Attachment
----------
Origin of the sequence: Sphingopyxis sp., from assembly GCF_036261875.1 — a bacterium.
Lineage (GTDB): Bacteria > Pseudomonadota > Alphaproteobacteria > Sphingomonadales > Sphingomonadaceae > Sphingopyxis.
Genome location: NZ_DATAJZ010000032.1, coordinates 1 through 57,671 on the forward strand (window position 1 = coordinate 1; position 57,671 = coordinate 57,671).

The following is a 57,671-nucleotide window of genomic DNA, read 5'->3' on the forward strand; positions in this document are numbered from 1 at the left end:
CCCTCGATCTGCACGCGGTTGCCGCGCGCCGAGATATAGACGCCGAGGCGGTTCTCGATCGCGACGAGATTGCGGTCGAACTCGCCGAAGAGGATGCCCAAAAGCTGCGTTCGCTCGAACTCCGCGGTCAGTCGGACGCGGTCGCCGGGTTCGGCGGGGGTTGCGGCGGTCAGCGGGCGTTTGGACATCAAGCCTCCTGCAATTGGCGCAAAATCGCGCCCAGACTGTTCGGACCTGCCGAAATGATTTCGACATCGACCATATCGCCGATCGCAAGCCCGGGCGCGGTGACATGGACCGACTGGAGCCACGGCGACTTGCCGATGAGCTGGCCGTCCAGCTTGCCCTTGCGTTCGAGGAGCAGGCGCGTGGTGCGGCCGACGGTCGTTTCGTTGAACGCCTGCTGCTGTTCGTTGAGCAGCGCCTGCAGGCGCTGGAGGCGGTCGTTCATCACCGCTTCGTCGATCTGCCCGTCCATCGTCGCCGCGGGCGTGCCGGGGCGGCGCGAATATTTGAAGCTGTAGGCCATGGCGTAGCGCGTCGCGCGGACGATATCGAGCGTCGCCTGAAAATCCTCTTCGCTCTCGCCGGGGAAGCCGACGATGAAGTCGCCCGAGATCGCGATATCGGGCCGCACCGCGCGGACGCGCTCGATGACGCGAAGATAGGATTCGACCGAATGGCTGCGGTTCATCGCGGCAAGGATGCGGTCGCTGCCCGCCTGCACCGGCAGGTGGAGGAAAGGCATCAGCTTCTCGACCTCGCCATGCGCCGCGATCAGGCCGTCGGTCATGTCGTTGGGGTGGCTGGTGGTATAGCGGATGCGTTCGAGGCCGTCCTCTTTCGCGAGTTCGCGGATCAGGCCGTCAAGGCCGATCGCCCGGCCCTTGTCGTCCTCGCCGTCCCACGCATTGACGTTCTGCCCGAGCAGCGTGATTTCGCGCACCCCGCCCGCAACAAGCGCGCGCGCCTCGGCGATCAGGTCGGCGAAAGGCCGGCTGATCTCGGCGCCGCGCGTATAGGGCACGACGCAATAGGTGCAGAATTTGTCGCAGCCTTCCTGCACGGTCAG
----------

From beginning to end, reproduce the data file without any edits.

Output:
Origin of the sequence: Sphingopyxis sp., from assembly GCF_036261875.1 — a bacterium.
Lineage (GTDB): Bacteria > Pseudomonadota > Alphaproteobacteria > Sphingomonadales > Sphingomonadaceae > Sphingopyxis.
Genome location: NZ_DATAJZ010000032.1, coordinates 1 through 57,671 on the forward strand (window position 1 = coordinate 1; position 57,671 = coordinate 57,671).

The following is a 57,671-nucleotide window of genomic DNA, read 5'->3' on the forward strand; positions in this document are numbered from 1 at the left end:
CCCTCGATCTGCACGCGGTTGCCGCGCGCCGAGATATAGACGCCGAGGCGGTTCTCGATCGCGACGAGATTGCGGTCGAACTCGCCGAAGAGGATGCCCAAAAGCTGCGTTCGCTCGAACTCCGCGGTCAGTCGGACGCGGTCGCCGGGTTCGGCGGGGGTTGCGGCGGTCAGCGGGCGTTTGGACATCAAGCCTCCTGCAATTGGCGCAAAATCGCGCCCAGACTGTTCGGACCTGCCGAAATGATTTCGACATCGACCATATCGCCGATCGCAAGCCCGGGCGCGGTGACATGGACCGACTGGAGCCACGGCGACTTGCCGATGAGCTGGCCGTCCAGCTTGCCCTTGCGTTCGAGGAGCAGGCGCGTGGTGCGGCCGACGGTCGTTTCGTTGAACGCCTGCTGCTGTTCGTTGAGCAGCGCCTGCAGGCGCTGGAGGCGGTCGTTCATCACCGCTTCGTCGATCTGCCCGTCCATCGTCGCCGCGGGCGTGCCGGGGCGGCGCGAATATTTGAAGCTGTAGGCCATGGCGTAGCGCGTCGCGCGGACGATATCGAGCGTCGCCTGAAAATCCTCTTCGCTCTCGCCGGGGAAGCCGACGATGAAGTCGCCCGAGATCGCGATATCGGGCCGCACCGCGCGGACGCGCTCGATGACGCGAAGATAGGATTCGACCGAATGGCTGCGGTTCATCGCGGCAAGGATGCGGTCGCTGCCCGCCTGCACCGGCAGGTGGAGGAAAGGCATCAGCTTCTCGACCTCGCCATGCGCCGCGATCAGGCCGTCGGTCATGTCGTTGGGGTGGCTGGTGGTATAGCGGATGCGTTCGAGGCCGTCCTCTTTCGCGAGTTCGCGGATCAGGCCGTCAAGGCCGATCGCCCGGCCCTTGTCGTCCTCGCCGTCCCACGCATTGACGTTCTGCCCGAGCAGCGTGATTTCGCGCACCCCGCCCGCAACAAGCGCGCGCGCCTCGGCGATCAGGTCGGCGAAAGGCCGGCTGATCTCGGCGCCGCGCGTATAGGGCACGACGCAATAGGTGCAGAATTTGTCGCAGCCTTCCTGCACGGTCAG